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Named in tax shame


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Named in tax shame

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BARBADOS HAS BEEN NAMED among nine tax jurisdictions that have not made sufficient headway on sharing tax information with foreign authorities, according to officials at an international tax forum in Paris.
Since the Group of 20 (G20) countries agreed at a 2009 summit in London to crack down on what they described as “tax havens”, some 700 agreements to share tax information with foreign authorities have been signed by countries and territories that previously refused to do so.
However, Barbados, Antigua and Barbuda, Botswana, Brunei, Panama, Seychelles, Trinidad and Tobago, Uruguay, and Vanuatu were said to be still found wanting in their progress to open up their tax systems to foreign authorities.
Brunei, Uruguay and Vanuatu were the most recent to be added to the list in the latest round of peer reviews by countries and territories belonging to the Global Forum on Transparency and Exchange of information for Tax Purposes, which has 105 members.
According to a Reuters report, the officials said the lack of progress was not necessarily a sign of reluctance to share tax information, but was in many cases due to technical and legislative obstacles.
“All of us . . . have areas in which we can improve and the whole idea of the process is to encourage the adoption of international standards,” the forum’s chairman, Mike Rawstron, told a news conference.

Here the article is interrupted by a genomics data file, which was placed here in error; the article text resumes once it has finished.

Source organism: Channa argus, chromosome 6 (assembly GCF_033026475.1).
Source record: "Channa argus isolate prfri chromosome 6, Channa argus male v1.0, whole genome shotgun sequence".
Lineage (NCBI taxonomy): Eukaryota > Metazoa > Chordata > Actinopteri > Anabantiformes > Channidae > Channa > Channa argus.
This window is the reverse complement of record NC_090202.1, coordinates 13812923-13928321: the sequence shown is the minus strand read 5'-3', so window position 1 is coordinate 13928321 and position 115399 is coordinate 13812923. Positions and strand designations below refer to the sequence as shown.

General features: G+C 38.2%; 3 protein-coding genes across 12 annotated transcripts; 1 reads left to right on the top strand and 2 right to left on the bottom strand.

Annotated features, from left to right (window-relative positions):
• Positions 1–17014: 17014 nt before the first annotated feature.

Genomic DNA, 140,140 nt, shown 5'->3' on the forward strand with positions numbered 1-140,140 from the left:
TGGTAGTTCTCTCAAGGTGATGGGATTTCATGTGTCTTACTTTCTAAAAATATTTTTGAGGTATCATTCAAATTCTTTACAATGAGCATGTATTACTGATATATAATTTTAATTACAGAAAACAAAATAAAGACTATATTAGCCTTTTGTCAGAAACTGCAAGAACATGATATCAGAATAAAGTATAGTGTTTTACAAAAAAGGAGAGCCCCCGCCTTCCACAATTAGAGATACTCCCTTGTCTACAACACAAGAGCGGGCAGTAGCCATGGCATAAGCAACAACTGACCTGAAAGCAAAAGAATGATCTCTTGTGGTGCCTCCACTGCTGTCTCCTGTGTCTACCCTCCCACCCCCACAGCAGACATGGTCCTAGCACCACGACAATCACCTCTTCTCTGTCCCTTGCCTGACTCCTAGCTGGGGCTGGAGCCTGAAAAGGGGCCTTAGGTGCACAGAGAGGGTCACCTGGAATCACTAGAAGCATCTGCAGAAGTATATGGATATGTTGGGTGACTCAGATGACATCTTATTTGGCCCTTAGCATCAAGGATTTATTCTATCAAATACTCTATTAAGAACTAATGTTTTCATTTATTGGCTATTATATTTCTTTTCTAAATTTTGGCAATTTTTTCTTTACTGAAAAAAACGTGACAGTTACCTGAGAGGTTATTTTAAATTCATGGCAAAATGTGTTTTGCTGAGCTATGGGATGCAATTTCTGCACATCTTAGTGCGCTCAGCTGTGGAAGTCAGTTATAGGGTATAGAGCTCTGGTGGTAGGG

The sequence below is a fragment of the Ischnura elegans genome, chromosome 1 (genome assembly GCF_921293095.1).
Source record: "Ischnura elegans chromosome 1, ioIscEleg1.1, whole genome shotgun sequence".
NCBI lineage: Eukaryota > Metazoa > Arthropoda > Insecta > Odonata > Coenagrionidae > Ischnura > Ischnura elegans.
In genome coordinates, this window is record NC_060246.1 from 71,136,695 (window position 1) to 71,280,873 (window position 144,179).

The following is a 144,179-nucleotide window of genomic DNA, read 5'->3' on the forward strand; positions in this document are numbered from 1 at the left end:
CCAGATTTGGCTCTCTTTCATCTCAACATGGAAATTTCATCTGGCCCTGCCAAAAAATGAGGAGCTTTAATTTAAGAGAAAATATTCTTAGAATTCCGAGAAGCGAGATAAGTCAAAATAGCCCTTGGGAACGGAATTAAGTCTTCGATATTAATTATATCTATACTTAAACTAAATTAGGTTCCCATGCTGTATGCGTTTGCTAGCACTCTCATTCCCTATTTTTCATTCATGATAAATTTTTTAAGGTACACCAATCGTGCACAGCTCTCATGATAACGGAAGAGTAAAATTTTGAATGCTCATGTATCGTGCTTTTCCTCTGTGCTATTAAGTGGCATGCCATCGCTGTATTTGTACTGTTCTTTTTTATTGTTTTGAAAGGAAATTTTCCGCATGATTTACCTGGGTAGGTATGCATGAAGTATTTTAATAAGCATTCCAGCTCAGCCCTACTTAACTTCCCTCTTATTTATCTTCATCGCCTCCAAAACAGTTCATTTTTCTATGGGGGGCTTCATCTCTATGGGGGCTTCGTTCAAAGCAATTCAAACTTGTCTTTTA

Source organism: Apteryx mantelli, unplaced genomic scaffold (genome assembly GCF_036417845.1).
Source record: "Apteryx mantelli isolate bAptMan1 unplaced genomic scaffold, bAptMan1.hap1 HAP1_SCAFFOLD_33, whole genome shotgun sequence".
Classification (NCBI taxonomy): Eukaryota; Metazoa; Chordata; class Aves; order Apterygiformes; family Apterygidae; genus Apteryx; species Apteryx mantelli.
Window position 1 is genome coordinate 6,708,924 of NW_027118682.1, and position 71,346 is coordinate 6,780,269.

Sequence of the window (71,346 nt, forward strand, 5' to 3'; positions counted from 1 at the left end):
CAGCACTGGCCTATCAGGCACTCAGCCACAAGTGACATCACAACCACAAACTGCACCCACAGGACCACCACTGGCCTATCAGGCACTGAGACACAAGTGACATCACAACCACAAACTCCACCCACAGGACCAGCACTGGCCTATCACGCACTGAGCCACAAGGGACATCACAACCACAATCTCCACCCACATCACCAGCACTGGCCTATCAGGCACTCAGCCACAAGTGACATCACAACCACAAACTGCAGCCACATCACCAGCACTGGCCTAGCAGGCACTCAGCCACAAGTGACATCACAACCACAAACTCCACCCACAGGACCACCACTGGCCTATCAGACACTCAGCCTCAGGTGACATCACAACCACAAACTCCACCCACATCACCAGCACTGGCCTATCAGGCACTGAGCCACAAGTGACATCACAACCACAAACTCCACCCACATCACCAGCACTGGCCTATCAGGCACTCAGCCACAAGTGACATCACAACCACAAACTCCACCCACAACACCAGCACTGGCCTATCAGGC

The Paris-based Organization for Economic Cooperation and Development, which hosted a meeting of the forum last Tuesday and Wednesday, estimated that governments in 20 major economies had recovered US$19.3 billion from “would-be tax evaders” over the past two years thanks to pressure on “offshore tax havens” to open up.
The forum has so far carried out 59 peer reviews and the results of their findings are to be put to leaders of the G20 when they meet next week at a heads of state summit in Cannes.
French Finance Minister Francois Baroin said it was not enough to sign up to accords to share tax information and said jurisdictions that failed to follow
through could face sanctions.
“We must show firmness towards countries and territories that drag their feet on applying our principles [on information-sharing],” he told the conference.
He did not say whether the nine jurisdictions in particular risked being targeted by sanctions. (Reuters/GE)
 

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